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Beyond the barricades

Ambrose Musiyiwa reflects on the power of festivals

With some of my friends, for the past eight Decembers, I have been co-organising the week-long Leicester Human Rights Arts and Film Festival. We believe that festivals and the arts have an important role to play in creating, maintaining and defending a culture of human rights.

Through its seven days of poetry, music, performances, film, art, talks and discussion, the festival creates a forum for engaging with human rights issues at home and abroad.

With the support of local musicians and venues, we also organise ‘Music without Borders’ and ‘Metal without Borders’, two festivals-within-a-festival. They have different participants and audiences, but they both raise funds for groups that support people looking for refuge.

Films we have screened include Postcards from the 48%, directed by David Wilkinson.

The film allows us to hear the voices of a range of people who voted Remain in the referendum that led to Brexit.

Oksijan, a short film by writer and director, Edward Watts, tells the story of how, in April 2016, a seven-year-old boy saved the lives of 15 people.

They were found trapped in the back of a sealed lorry in Leicester Forest East service station, at risk of suffocating.

The 15 had stowed away on the lorry in France because that was one of very few ways through which they could seek refuge in Britain.

Another film, Broken Chords Can Sing A Little – Episode 1: The Birds, directed by Isabel Lima, explores the experience of displacement of a group of Middlesbrough-based asylum-seekers against the backdrop of relevant governmental policies, news and public debates.

Festivals and the arts can give people the tools with which to engage with the social, political and economic environment they find themselves in.

‘Diversity and The City’, which takes place as part of the festival, brings together a range of individuals, groups and institutions and asks them to give their perspectives on what diversity means to them and the city.

In 2015, researchers from London School of Economics and Political Science (LSE) identified Narborough Road, in south-west Leicester, as the most diverse street in England. Events in the Diversity and The City series are often held at Westcotes library on Narborough Road.

In 2019, as part of the sixth festival, Diversity and The City asked people who would normally attend events in the series to, instead, write to or email their councillors and the mayor.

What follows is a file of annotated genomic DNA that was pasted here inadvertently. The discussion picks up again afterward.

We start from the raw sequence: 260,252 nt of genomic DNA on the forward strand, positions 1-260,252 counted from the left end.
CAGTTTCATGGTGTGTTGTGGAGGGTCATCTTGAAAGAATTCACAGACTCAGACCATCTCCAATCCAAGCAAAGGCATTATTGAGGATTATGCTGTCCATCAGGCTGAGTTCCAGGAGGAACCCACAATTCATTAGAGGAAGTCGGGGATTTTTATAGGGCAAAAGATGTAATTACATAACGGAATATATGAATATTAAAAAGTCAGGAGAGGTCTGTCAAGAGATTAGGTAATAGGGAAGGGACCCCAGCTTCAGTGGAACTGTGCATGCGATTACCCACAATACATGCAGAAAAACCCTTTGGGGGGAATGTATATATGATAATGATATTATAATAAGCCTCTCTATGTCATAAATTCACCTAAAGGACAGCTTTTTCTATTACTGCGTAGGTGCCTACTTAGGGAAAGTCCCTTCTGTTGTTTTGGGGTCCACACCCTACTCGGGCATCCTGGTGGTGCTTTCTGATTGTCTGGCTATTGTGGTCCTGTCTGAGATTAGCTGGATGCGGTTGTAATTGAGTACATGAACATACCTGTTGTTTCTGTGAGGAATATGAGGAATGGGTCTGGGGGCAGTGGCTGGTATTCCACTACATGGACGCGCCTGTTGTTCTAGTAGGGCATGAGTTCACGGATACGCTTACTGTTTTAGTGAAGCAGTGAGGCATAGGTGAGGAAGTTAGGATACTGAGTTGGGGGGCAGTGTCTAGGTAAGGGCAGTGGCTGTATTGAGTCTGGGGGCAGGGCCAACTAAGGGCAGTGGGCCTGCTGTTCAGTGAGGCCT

They were invited to ask their elected officials what the demographics of the city say about poverty, inequality, access or barriers to services, and (un)employment, among other things.

Participants were also encouraged to ask councillors and the mayor to declare the extent to which Leicester city council’s own employment and apprenticeship recruitment practices reflected the city’s demographics.

These questions are necessary even though Leicester is possibly the first city in Europe where no one group forms more than 51 percent of the population.

Black people, for example, are under-represented in employment to an extent that is of national significance. They are also the first to lose jobs when there is an economic downturn and the last to be hired when the economy improves.

In relation to people claiming Job Seekers Allowance, we found that, between January 2014 and January 2019, people from Black, Chinese and mixed heritage backgrounds were overrepresented in terms of claimants who were being subjected to sanctions by Job Centres.

Evidence also shows that racialised minorities are being disproportionately affected by the coronavirus pandemic, by policing and by the criminal justice system.

It is highly likely that, if anyone looks at the relevant datasets, similar patterns will be found in places like Birmingham, Bradford, Leeds, Liverpool, London, Manchester, and other places that have significant Black, Asian and ethnic minority populations.

The arts and festivals like the Leicester Human Rights Arts and Film Festival create spaces where questions such as these can be asked.

They can help turn places like Leicester into places that work for all.

Coming soon: Poetry and Settled Status for All: www.gofund.me/fd9c2b6b

Ambrose Musiyiwa is the editor of Black Lives Matter: Poems for a New World (CivicLeicester, 2020).